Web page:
Besides the studies that evaluated miRNAs as TBI biomarkers, there was an interest about if miRNAs can be used as therapeutic targets. Hypothermia is a promising treatment for TBI patients because reducing body temperature attenuates neurological damage and improves functional outcomes [201]. A study presented an intervention on a specific miRNA-regulated pathway treating rats with an antagonist of miRNA-29c in an animal model of deep hypothermic circulatory arrest. The results showed that neurologic function, as assessed by vestibulomotor and cognitive performance tests, was improved in the pretreated animals as compared to the placebo group. Studies have shown that some miRNAs that show altered expression after TBI are also temperature sensitive and may be reduced under hypothermic conditions [202]. Since the pathways in which individual miRNAs can act are often numerous [203], further studies are needed to clarify the use of miRNAs in TBI therapy.

The analysis of miRNA in the TBI context may help in understanding the pathophysiology and possible treatments for TBI as it will provide insights into injury-related gene networks. However, the underlying molecular mechanisms of how miRNAs cause neurodegeneration or neurorestoration after TBI remains elusive. Investigating the role of miRNAs in neurological disorders is a new frontier for neurological research.

3.2. Extracellular vesicles and exosomes

MSCs have shown promise in the field of regenerative medicine, since exogenously administered MSCs target injured tissue, interact with brain parenchymal cells, and promote neurorestoration and recovery of neurological function after brain injuries [178, 191, 204, 205]. Despite the differentiation capacity of MSCs, the principal mechanism of their therapeutic action seems to be a robust paracrine capacity, related to their soluble factors as well as generation and release of microvesicles and exosomes [178, 205].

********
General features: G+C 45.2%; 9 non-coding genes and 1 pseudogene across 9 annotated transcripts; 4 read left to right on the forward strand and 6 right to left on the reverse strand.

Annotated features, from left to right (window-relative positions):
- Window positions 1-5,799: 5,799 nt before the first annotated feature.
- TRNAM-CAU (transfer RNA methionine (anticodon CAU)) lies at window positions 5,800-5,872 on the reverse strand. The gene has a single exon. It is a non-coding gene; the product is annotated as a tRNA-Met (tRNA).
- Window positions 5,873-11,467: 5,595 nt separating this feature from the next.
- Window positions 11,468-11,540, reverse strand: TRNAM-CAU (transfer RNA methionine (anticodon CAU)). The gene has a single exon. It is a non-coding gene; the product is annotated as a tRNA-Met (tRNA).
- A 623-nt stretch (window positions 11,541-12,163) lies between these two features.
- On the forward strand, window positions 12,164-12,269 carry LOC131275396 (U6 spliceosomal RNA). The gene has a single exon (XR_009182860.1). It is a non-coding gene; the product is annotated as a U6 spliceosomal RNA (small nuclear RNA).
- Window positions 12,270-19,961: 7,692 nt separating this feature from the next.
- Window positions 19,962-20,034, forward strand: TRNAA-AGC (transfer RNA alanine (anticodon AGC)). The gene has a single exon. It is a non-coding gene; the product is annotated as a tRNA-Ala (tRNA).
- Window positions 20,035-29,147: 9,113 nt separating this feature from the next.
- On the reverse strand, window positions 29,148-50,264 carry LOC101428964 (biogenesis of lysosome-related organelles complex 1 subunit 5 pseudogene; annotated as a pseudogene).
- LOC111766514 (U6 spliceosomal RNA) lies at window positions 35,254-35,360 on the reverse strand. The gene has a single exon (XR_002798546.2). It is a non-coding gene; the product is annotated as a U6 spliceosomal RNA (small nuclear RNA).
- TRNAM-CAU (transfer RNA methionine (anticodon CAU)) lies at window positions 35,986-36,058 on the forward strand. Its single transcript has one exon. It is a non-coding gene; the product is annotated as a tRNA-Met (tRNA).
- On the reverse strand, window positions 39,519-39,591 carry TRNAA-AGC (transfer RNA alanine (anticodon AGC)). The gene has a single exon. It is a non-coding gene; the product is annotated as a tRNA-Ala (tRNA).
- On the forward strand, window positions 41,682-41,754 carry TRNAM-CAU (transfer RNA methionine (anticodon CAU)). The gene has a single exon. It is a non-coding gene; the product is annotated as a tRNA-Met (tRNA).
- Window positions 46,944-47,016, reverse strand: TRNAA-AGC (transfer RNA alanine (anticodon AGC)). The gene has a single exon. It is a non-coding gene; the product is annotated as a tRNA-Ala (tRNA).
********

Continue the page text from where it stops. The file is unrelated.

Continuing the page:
Extracellular vesicles (EVs) are membrane bound entities that transmit signals between cells via all cells and are found in all body fluids [206, 207]. The term “EV” includes microvesicles, exosomes, and oncosomes, among other vesicles that may be variously defined by origin, size, and markers [208, 209, 210]. EVs interact with target cells by binding to cell surface receptors, transfer of membrane proteins, membrane fusion, endosomal uptake, and cargo extrusion through vesicle-cell channels [206, 211, 212]. The EV protein and RNA compositions generally reflect that of progenitor cells [211]. Their ability to transport molecules and to target specific cell populations raised possibilities for their development as therapeutic tools [212, 213, 214]. MSC-EVs seem to exert positive impacts on tissue-specific stem cells, promote angiogenesis, and suppress oxidative stress and fibrosis, and, noteworthy, may suppress pro-inflammatory responses in brain injury [215, 216]. Indeed, it was shown that MSC-EVs are able to convert M1 into M2 macrophages and, therefore, by switching pro-inflammatory into tolerogenic environments, MSC-EV administration might promote regenerative processes [170, 205, 212, 215, 217, 218, 219, 220, 221]. These therapeutic potentials position EVs as highly competitive alternatives to stem cells, as the EVs are likely to be safer than their parental secreting stem cells [212].